Brampton planning to spend $500,000 to implement speed cushions throughout city
Published December 2, 2021 at 11:45 am
The City of Brampton has committed to investing $500,000 to implement speed cushions throughout the City.
At a Budget Committee meeting on Tuesday (November 30), Council passed a motion that would increase the proposed budget for implementing the speed cushions from $300,000 to $500,000.
The original funding was intended to implement 12 speed cushions along three roads in Brampton.
However, with the additional $200,000, Council is urging the speed cushions be expanded across the city.
Some of the high-priority roads for council members include ones used for avoiding certain traffic lights, as well as roads in residential areas that do not have sidewalks.
According to Michael Parks, director of roads maintenance and operations for the City of Brampton, there is an outline the City follows to determine where these speed cushions would be best implemented.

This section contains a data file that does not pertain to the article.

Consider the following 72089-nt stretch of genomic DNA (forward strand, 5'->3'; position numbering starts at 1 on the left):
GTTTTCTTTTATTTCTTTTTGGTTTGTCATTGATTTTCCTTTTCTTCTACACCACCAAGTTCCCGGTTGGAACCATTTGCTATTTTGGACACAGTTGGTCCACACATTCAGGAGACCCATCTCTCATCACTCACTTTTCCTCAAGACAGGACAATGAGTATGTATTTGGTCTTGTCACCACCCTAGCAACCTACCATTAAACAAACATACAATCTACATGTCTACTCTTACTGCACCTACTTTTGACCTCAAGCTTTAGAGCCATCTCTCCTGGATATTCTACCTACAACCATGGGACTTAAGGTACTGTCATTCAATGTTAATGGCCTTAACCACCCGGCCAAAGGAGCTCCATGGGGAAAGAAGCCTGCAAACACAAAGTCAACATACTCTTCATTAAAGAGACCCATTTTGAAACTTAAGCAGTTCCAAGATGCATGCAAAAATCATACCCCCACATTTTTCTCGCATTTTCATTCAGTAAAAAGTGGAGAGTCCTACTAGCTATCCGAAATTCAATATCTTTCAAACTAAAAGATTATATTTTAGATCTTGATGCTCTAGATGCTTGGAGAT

“We do work with emergency services and that’s why the neighbourhood traffic calming guide is what we recommend that we follow,” he said during the meeting.
Additionally, Parks pointed out that, with the implementation of automated speed enforcement devices, the speed cushions are for lower priority roads.
“We have addressed a lot of the major problem areas with the automated speed enforcement cameras, so for lack of a better term, we’d be looking at addressing second-tier problem areas with these speed cushions,” he said.
The difference between a speed cushion and a speed hump is not that significant, but one of the biggest differences is the size.
“A speed cushion is made of concrete and is very much like a speed hump, but they are split into two, generally, to deal with one lane in each direction,” Parks said. “The key with those is they are narrower, which is better for emergency services—firetrucks and transit buses can traverse the cushion, while the typical passenger vehicle doesn’t have the same wheelbase, so it doesn’t have the same ability to travel over those cushions.”insauga's Editorial Standards and Policies